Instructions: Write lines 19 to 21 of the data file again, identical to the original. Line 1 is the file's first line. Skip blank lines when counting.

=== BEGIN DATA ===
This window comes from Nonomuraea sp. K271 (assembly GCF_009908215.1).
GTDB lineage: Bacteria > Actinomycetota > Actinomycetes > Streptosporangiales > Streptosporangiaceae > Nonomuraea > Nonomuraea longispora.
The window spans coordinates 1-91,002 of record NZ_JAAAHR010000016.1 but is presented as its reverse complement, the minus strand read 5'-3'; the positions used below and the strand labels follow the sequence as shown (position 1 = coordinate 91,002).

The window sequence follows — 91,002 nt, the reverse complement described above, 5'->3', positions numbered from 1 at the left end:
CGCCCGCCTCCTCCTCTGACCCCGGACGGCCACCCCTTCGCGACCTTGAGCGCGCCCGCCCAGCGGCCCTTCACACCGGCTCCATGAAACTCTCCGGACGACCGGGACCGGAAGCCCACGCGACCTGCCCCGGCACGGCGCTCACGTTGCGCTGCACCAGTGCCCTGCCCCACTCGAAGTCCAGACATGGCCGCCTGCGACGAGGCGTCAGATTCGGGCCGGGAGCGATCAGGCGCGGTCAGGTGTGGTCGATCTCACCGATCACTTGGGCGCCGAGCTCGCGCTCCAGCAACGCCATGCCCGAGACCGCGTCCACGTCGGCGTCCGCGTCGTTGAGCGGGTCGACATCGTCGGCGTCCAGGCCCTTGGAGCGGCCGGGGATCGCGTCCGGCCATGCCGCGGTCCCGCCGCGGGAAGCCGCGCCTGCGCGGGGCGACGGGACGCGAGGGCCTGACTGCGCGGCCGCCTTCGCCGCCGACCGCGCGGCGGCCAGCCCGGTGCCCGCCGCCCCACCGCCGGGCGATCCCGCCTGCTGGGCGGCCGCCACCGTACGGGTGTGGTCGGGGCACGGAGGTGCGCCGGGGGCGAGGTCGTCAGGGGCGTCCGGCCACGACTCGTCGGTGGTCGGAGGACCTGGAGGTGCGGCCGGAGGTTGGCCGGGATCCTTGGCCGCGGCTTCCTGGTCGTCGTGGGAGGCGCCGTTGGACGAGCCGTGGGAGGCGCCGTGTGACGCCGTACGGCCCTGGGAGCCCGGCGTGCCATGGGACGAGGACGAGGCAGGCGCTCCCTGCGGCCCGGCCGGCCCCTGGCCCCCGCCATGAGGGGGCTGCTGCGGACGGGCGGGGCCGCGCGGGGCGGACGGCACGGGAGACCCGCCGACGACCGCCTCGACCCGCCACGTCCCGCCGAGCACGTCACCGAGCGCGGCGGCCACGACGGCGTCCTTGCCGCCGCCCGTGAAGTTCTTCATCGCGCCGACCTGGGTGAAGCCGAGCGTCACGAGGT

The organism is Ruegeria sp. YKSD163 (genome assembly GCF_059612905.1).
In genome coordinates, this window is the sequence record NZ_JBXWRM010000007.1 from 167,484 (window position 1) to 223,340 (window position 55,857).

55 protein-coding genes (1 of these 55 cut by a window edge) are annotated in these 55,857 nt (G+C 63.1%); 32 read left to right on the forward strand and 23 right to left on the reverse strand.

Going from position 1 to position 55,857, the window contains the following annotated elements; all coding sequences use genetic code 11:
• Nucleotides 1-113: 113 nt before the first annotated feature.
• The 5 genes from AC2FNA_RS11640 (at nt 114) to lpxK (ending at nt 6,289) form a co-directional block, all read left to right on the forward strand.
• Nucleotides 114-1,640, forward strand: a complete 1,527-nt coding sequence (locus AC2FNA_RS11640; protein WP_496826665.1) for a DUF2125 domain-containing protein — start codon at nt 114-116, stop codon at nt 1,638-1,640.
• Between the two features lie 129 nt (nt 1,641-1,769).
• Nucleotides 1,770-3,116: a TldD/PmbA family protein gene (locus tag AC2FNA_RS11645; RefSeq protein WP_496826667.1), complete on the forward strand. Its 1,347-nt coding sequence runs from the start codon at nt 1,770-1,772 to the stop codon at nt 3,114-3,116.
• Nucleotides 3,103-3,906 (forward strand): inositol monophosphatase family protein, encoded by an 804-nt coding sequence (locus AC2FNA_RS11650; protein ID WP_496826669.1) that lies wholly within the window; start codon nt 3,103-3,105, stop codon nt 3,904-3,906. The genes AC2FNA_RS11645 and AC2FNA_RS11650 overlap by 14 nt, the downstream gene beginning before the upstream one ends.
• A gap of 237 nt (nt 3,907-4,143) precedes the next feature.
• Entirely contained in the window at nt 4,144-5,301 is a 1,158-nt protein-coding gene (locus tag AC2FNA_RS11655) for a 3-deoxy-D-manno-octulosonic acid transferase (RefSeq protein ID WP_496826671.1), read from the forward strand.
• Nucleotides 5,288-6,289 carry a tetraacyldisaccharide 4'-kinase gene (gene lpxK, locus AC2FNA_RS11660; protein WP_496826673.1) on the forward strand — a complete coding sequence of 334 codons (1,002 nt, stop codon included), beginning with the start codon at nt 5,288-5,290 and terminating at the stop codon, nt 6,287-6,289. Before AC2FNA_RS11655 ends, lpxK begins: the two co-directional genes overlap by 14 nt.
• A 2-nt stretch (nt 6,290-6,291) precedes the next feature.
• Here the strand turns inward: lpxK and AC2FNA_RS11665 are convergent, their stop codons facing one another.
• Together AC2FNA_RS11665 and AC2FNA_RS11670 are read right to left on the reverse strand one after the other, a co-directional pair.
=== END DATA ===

• A 2-nt stretch (nt 6,290-6,291) precedes the next feature.
• Here the strand turns inward: lpxK and AC2FNA_RS11665 are convergent, their stop codons facing one another.
• Together AC2FNA_RS11665 and AC2FNA_RS11670 are read right to left on the reverse strand one after the other, a co-directional pair.